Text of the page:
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Intravenous Nipocalimab Infusions Safe, Effective Against Autoantibody-Mediated Diseases

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After being found effective over longer durations with smaller doses, this study found that nipocalimab infusions resulted in a tolerable safety profile and remained effective even in shorter treatment periods and with larger doses.

Single doses of nipocalimab were tolerable and effective in patients with autoantibody-mediated diseases, with no severe adverse effects (AEs) reported among study participants, according to an investigation published in Frontiers Neuroscience.1

Autoantibody-mediated diseases have typically been treated using a variety of strategies, including conventional immunosuppression, intravenous immunoglobulin, and drugs that target B cells and reduce the production of antibodies, the investigators discussed. However, these treatments have drawbacks. The investigators noted that they could lack acceptable efficacy, impose a heavy burden on health care systems and patients, and be nonspecific, which can result in tolerability problems after long-term exposure.

Nipocalimab is an immunoglobulin G (IgG1) monoclonal antibody that is designed to block the IgG binding site on the neonatal Fc receptor (FcRn), which reduces the pathology of autoantibody-mediated diseases. A previous study established nipocalimab’s safety over 2-hour periods at rates up to 0.5 mg/kg/min in a first-in-human trial, according to the investigators.2

In the current study, the researchers aimed to examine the tolerability, safety, pharmacokinetics (PK), and pharmacodynamics (PD) of single 30- or 60-mg/kg IV doses of nipocalimab in healthy adults over a range of infusion times between 60 and 75 minutes. The study was randomized, double blind, and placebo controlled with escalating infusion and dose rates.

Thirty-nine participants completed the study, of which 30 received nipocalimab and were included in the analysis of PK and PD. Forty percent of participants had any AEs across all nipocalimab dosing cohorts, and 10% experienced AEs after the administration of a placebo, the investigators found. None of the AEs were severe, however, and there were no deaths or suspensions of treatment due to AEs at any infusion rate of nipocalimab, the investigators observed. The AE most frequently reported was headache, in 6 participants (20%) receiving nipocalimab and 1 participant (10%) receiving placebo.

Regarding PK, the investigators found that the mean serum nipocalimab concentration-time profiles were similar following all 30-mg/kg infusions, regardless of infusion rate, and were about 2 times higher after a 60-mg/kg infusion. Further, for PD, they found that mean baseline serum IgG levels ranged from 1105 to 1270 mg/dL across the treatment cohorts. Mean IgG values decreased from baseline compared with placebo after administration of nipocalimab, with similar decreases observed following all 30-mg/kg infusions and larger decreases seen after a 60-mg/kg infusion, the investigators found.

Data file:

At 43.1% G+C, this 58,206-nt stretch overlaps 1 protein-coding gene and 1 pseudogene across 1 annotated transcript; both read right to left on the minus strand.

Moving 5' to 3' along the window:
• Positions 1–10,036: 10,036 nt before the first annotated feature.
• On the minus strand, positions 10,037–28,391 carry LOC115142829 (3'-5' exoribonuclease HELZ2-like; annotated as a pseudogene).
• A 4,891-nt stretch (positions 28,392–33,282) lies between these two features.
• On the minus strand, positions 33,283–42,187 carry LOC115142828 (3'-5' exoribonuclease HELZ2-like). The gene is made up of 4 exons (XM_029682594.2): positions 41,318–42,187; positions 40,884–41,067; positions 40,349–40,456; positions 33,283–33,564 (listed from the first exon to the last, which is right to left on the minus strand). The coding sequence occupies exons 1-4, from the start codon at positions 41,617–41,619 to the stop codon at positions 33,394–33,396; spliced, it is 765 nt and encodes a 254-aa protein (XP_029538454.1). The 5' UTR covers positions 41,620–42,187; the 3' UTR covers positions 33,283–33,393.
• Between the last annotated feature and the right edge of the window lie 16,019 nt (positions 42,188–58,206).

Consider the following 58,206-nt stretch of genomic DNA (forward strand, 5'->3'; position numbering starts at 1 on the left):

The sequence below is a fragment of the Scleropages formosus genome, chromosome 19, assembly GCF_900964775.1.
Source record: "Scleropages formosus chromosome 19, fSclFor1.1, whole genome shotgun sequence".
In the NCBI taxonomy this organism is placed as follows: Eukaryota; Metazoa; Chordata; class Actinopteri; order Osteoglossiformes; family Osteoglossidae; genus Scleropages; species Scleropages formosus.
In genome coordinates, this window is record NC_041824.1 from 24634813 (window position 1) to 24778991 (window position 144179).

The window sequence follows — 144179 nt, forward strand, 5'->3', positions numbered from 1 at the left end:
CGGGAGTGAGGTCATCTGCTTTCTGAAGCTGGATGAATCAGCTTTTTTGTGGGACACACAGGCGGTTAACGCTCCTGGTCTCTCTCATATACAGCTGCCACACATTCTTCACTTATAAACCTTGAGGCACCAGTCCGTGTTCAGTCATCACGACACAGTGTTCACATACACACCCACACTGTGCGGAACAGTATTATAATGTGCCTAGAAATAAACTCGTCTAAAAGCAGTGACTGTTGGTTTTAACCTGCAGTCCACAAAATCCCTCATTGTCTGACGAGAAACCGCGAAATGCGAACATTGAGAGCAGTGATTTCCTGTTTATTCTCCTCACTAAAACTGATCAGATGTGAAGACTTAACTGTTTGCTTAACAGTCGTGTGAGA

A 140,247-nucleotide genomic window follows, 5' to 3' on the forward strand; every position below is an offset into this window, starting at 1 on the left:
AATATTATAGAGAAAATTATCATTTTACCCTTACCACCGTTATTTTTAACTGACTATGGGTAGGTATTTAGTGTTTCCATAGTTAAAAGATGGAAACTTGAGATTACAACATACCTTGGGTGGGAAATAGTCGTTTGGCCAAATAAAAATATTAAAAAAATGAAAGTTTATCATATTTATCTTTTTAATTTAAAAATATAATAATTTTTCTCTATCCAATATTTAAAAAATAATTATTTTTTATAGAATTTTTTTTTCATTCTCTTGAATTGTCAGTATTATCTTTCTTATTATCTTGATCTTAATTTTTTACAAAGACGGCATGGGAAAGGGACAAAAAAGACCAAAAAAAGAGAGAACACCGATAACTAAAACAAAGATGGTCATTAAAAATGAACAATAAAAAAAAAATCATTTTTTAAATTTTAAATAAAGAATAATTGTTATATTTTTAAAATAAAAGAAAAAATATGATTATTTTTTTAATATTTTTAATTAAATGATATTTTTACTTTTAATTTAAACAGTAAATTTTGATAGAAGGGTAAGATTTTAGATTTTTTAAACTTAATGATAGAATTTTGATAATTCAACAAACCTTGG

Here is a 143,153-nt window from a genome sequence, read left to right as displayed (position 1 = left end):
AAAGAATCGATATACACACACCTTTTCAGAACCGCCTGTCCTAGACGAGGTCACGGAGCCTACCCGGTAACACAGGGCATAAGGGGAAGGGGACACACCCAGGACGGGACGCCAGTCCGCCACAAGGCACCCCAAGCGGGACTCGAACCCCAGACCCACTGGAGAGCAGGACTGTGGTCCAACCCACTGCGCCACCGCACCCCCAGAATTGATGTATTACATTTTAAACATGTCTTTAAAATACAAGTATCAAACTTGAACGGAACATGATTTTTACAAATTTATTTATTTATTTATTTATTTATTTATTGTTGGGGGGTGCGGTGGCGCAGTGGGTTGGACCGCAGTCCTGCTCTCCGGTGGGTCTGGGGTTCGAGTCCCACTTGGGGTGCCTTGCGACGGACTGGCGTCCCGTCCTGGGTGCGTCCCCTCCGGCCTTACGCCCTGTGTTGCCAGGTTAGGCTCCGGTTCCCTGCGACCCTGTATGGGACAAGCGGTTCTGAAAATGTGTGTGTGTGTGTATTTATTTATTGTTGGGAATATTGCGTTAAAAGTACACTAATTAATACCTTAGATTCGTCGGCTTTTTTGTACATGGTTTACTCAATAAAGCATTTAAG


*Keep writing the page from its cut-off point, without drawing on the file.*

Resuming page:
Overall, the results of the study indicate that nipocalimab infusions at higher doses and with infusion durations as short as 7.5 minutes were tolerated well, with a favorable safety profile for patients. The investigators noted that their results could lead to decreased patient burden and greater ease and efficiency of treatment administration in clinical settings.

Notably, serum IgG reductions with nipocalimab showed dose dependence, with a 64% reduction from baseline following 30-mg/kg infusions and a 79% reduction following 60-mg/kg infusions, the investigators found. Nipocalimab’s high affinity for the FcRn IgG binding site may explain the tolerability of nipocalimab observed in the study.

Myasthenia gravis diagnosis | Image Credit: syahrir - stock.adobe.com

Myasthenia gravis diagnosis | Image Credit: syahrir - stock.adobe.com

The investigators discussed a phase 3 study currently underway evaluating nipocalimab for treatment of myasthenia gravis (gMG) that uses the shortened infusion durations that were demonstrated in this current study, giving outside verification that their results were accurate and consistent.

“These preliminary findings also support the selection of dose and infusion rate in ongoing phase 2 and 3 studies of nipocalimab for the treatment of gMG and other IgG autoantibody-mediated diseases,” the investigators concluded.

References

  1. Leu J H, Vermeulen A, Abbes C, et al. Pharmacokinetics and pharmacodynamics across infusion rates of intravenously administered nipocalimab: results of a phase 1, placebo-controlled study. Front Neurosci. Published online February 1, 2024. doi:10.3389/fnins.2024.1302714
  2. Ling LE, Hillson JL, Tiessen RG, et al. M281, an anti-FcRn antibody: pharmacodynamics, pharmacokinetics, and safety across the full range of IgG reduction in a first-in-human study. 2019;105(4):1031-1039. doi:10.1002/cpt.1276

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